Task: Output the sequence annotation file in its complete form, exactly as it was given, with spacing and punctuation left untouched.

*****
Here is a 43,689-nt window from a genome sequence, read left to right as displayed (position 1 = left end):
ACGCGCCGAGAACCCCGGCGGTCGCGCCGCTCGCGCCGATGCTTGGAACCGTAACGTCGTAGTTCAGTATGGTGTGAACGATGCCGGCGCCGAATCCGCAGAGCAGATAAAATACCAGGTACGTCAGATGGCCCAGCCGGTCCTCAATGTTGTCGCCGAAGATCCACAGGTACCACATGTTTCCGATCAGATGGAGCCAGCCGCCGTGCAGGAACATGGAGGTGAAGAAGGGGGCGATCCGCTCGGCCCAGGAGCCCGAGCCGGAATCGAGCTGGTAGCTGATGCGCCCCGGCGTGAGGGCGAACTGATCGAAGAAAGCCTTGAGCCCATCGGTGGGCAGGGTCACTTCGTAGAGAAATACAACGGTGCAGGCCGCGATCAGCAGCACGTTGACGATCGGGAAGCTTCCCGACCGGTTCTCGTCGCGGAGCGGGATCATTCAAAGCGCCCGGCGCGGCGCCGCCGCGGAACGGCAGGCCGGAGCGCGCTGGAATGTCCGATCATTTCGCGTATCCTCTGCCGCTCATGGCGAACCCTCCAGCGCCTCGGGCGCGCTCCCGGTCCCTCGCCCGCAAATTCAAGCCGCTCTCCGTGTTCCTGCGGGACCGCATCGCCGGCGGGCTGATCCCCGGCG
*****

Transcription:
Here is a 43,689-nt window from a genome sequence, read left to right as displayed (position 1 = left end):
ACGCGCCGAGAACCCCGGCGGTCGCGCCGCTCGCGCCGATGCTTGGAACCGTAACGTCGTAGTTCAGTATGGTGTGAACGATGCCGGCGCCGAATCCGCAGAGCAGATAAAATACCAGGTACGTCAGATGGCCCAGCCGGTCCTCAATGTTGTCGCCGAAGATCCACAGGTACCACATGTTTCCGATCAGATGGAGCCAGCCGCCGTGCAGGAACATGGAGGTGAAGAAGGGGGCGATCCGCTCGGCCCAGGAGCCCGAGCCGGAATCGAGCTGGTAGCTGATGCGCCCCGGCGTGAGGGCGAACTGATCGAAGAAAGCCTTGAGCCCATCGGTGGGCAGGGTCACTTCGTAGAGAAATACAACGGTGCAGGCCGCGATCAGCAGCACGTTGACGATCGGGAAGCTTCCCGACCGGTTCTCGTCGCGGAGCGGGATCATTCAAAGCGCCCGGCGCGGCGCCGCCGCGGAACGGCAGGCCGGAGCGCGCTGGAATGTCCGATCATTTCGCGTATCCTCTGCCGCTCATGGCGAACCCTCCAGCGCCTCGGGCGCGCTCCCGGTCCCTCGCCCGCAAATTCAAGCCGCTCTCCGTGTTCCTGCGGGACCGCATCGCCGGCGGGCTGATCCCCGGCG